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Thursday, December 04, 2008 

Vol. 4 No. 11

The Engine of Democracy!

Go to TheEngineofDemocracy.com and Help Ensure that We Maintain an Auto Industry in the US…

Sometimes it becomes very questionable what motives drive Congress. It seems that the approval of a $700 billion bailout for banking and Wall Street passed quickly, without much of a problem, and with few recriminations blaming “management” for a financial meltdown clearly of their own making. Not only was there no long term examination of business plans etc., but, as released just a few days ago, over half of the money has already been disbursed, that is, $350 billion, without very much oversight, at least according to the General Accounting Office report. Yet approval for $25B in loans (not a bailout) for the American “Big Three” US automotive manufacturers is in serious question, on the pretext that the industry set the seeds of their own destruction, in poor management practices? This seems absurd for a whole host of reasons.

FIRST, as to the impact the domestic auto industry has on the nation’s economy, take a look at http://www.autojobsmatter.org. Even a cursory look paints a very clear picture. This from the Alliance of Automobile Manufacturers (BMW, Chrysler, Ford, GM, Jaguar/Land Rover, Mazda, Mercedes, Mitsubishi, Porsche, Toyota & Volkswagen):

  • America’s automobile industry is the engine that drives the US economy; no other single industry supports so much US manufacturing or generates so much retail business and employment
  • 1 out of every 10 US Jobs, or about 13 million, is auto-related
  • Almost 4% of the US Gross Domestic Product (GDP) is auto-related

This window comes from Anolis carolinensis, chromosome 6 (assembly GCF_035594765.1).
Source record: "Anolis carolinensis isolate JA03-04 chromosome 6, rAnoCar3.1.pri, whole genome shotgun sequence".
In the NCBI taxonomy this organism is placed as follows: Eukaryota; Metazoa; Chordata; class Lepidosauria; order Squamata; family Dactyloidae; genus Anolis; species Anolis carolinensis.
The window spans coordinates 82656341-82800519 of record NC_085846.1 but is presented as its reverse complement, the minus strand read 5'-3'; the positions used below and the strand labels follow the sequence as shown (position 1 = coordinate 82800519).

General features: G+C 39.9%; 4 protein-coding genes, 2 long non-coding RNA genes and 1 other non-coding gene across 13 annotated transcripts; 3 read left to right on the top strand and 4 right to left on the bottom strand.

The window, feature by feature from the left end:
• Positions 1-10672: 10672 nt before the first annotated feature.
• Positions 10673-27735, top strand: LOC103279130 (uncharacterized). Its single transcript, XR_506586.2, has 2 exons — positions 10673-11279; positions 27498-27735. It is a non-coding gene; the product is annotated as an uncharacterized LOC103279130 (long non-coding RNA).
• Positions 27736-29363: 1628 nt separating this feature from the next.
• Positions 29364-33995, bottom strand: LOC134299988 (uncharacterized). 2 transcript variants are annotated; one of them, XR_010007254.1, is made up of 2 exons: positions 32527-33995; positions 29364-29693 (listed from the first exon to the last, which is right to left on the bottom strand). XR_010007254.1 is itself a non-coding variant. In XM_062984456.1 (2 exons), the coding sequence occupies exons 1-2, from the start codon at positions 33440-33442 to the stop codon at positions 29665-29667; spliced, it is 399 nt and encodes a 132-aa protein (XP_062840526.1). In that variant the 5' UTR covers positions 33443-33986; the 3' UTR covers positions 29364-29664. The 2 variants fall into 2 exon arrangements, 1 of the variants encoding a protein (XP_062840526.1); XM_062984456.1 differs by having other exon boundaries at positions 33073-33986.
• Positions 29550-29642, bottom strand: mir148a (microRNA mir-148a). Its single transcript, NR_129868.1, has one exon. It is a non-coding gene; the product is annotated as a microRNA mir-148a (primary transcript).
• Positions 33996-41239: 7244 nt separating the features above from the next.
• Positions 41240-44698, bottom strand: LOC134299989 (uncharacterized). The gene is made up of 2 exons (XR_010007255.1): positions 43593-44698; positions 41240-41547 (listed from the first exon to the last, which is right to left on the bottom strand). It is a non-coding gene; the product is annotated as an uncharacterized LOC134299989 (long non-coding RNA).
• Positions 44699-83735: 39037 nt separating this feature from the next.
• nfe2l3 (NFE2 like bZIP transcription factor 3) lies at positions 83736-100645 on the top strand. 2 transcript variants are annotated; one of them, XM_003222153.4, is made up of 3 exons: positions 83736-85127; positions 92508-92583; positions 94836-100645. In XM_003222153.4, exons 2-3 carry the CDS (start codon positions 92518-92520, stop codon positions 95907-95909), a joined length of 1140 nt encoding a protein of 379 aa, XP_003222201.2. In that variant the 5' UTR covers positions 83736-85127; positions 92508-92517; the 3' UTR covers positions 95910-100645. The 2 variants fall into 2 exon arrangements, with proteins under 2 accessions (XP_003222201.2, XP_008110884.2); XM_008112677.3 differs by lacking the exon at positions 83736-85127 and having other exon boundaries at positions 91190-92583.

• Every auto plant job generates about 5 jobs among suppliers and the surrounding community (CAR); by comparison, a Wall Street job generates 2 additional jobs (Bloomberg)
  • Auto account for $690 billion of US retail sales, or about 20% of all US retail sales
  • More than 90% of new vehicles are financed with credit, requiring that consumers have the ability to borrow money
    (…I’ll will come back to this last one in a minute)

Now this from a Memorandum from the Center for Automotive Research:

  • The auto industry has one of the largest economic multipliers of any sector of the US economy & in many states, employment in automotive or automotive parts manufacturing ranks among the top three manufacturing industries
  • The rapid termination of the Detroit Three in the US would result in:
    Lost Jobs:
    · Nearly 3 million jobs lost in the US economy for 2009
    · 239,341 jobs lost at the Detroit Three
    · 973,969 indirect/supplier jobs lost
    · 1.7 million spin-off (expenditure induced) jobs lost
    Lost Income:
    · US personal income would be reduced by over $150.7 billion
    · A total of $398.2 billion in personal income would be lost over the course of three years
    Lost taxes (local, state and federal)
    · A loss to the government of $60.1 billion in 2009
    · $54.3 billion in 2010
    · $42.0 billion in 2011
    A total government tax loss of over $156.4 billion over three years